Bangladesh has just hosted a big international conference on migration as the co-chair, with Germany, of the Global Forum on Migration and Development. While the focus of the Conference was mostly on the current problems related to international migration there was some discussion of the possible impacts of climate change on migration in the future.
There was also the launching of a report by the Climate Action Network South Asia (CANSA) and Action Aid called “Climate Change Knows No Borders”, which predicted 15 million climate migrants by 2050 in Bangladesh alone. Hence the paradigm under which these discussions have been held so far has been to see migration as a problem and climate change as a cause of aggravating or exacerbating the problem.
However, there is in my view, another way of looking at the nexus between climate change and migration which is to see it as a potential solution rather than just a current problem.
Let me explain what I mean.
We first need to distinguish between today’s migration, which may or may not be exacerbated by current climate impacts, from those of the next several decades, which almost certainly will be impacted by human induced climate change. Thus it is to this longer term future potential migration between now and 2030 or even 2050 that we need to start thinking, planning and investing.
If we take such a longer term perspective to the issue of linking climate change with future migration patterns then in my view there are three major pillars to be addressed simultaneously.
First of all, we need to address the issue of adaptation to climate change as distinct, at least for now, from adaptation to climate variability. What this means is that impacts of climatic events such as floods, droughts and cyclones which occur with or without climate change are already occurring but making the direct attribution to human induced climate change is not possible. However, future impacts of climate change due to warming of the earth’s atmosphere and oceans will certainly cause these events to be more frequent as well as more severe and will also cause the gradual salinisation and eventual inundation of the very low lying coastal areas of the country over many decades.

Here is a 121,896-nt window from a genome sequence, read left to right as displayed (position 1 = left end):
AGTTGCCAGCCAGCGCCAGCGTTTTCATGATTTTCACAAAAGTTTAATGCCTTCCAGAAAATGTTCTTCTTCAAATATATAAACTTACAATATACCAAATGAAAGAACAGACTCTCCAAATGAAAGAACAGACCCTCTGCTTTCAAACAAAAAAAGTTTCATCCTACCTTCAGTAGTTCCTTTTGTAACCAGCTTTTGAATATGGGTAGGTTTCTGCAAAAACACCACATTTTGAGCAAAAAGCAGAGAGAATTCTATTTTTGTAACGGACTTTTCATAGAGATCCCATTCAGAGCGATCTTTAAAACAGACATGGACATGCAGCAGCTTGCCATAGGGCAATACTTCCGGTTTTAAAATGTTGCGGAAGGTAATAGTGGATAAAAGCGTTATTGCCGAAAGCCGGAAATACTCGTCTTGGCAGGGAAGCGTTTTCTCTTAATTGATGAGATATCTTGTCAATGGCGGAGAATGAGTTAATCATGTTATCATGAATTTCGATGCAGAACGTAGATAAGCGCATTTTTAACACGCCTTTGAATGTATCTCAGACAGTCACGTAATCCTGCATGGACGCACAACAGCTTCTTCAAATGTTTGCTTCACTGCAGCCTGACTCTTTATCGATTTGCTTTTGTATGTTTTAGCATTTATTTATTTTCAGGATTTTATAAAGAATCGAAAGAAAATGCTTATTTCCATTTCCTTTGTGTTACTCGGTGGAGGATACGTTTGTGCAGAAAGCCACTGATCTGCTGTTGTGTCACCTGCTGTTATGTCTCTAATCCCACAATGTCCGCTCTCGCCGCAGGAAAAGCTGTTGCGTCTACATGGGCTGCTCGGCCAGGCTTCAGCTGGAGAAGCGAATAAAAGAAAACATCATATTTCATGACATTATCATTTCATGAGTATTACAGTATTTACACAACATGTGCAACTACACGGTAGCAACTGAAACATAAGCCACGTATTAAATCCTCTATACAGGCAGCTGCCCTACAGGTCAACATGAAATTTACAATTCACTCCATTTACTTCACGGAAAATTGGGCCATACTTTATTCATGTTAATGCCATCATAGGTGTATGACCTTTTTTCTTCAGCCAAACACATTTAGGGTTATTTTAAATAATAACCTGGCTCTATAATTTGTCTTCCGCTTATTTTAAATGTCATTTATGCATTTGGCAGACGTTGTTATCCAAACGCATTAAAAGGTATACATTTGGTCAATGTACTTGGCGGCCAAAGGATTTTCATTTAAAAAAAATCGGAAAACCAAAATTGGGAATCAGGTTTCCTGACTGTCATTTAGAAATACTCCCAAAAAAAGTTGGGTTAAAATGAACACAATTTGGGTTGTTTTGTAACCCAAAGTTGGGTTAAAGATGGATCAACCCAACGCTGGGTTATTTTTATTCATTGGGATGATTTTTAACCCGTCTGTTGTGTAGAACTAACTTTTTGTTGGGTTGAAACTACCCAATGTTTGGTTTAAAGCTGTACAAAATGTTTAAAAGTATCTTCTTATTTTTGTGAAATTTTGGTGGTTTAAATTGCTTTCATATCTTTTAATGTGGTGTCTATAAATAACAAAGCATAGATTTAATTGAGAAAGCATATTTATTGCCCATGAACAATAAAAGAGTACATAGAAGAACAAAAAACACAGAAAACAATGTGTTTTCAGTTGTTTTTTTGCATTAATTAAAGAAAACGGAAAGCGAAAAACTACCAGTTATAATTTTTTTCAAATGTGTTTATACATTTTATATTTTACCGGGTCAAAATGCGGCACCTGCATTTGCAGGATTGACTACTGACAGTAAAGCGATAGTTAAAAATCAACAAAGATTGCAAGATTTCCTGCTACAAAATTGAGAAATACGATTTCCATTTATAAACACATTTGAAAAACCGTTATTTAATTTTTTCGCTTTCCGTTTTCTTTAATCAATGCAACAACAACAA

Hence the time scale involved for adapting to climate variability is now and the next few years while for climate change it is the next few decades. This means we have to enable people living in the most vulnerable areas to cope with the climate hazards in the near term while preparing to enable their children to move when the adaptation strategies can no longer keep up. So the short term adaptation is to help them manage the climate risk where they are and the longer term adaptation is to prepare them to be able to move when necessary.
Based on the longer term aspect of adaptation the second pillar of the strategy is to focus on the next generation of girls and boys who need to be educated and provided with the skills to get employment elsewhere and not have to follow their parents as farmers or fishers. This will enable the children of the people living in the vulnerable areas to find better paid employment in cities or even abroad if they are given quality skills.
This requires investment in quality education for children and youth with a focus on developing their skills to get better paid employment either within the country or abroad.
The third pillar of the strategy is to do with the pattern of urbanisation in Bangladesh. Without making any conscious decisions to change the situation the vast majority of the future migrants from rural Bangladesh will head for Dhaka which is already the world’s fastest growing mega-city and can hardly absorb another ten million people.
This means that we need to invest in other secondary cities, preferably those away from the coast, such as Rajshahi, Bogra, Pabna, etc to make them attractive for the next ten million migrants moving from rural to urban Bangladesh.
As migrants cannot be prevented from coming to Dhaka, they will need to be induced to go elsewhere by offering them better jobs, education and health opportunities in other cities. This means that future investments in urban infrastructure must be focused away from Dhaka to these secondary cities.
It may seem that what I am proposing above is unrealistic and will be unachievable but Bangladesh has overturned pessimistic predictions in the past and can certainly do so again. The essential prerequisite is for the leaders of the country to show genuine leadership and commitment and for all the other stakeholders from private sector, civil society, academia, media and international development partners to all play their respective supporting roles.
If we do that then Bangladesh in 2030 can indeed show the rest of the world how it turned the issue of climate change and migration from a problem into a solution.
The writer is Director, International Centre for Climate Change and Development at the Independent University, Bangladesh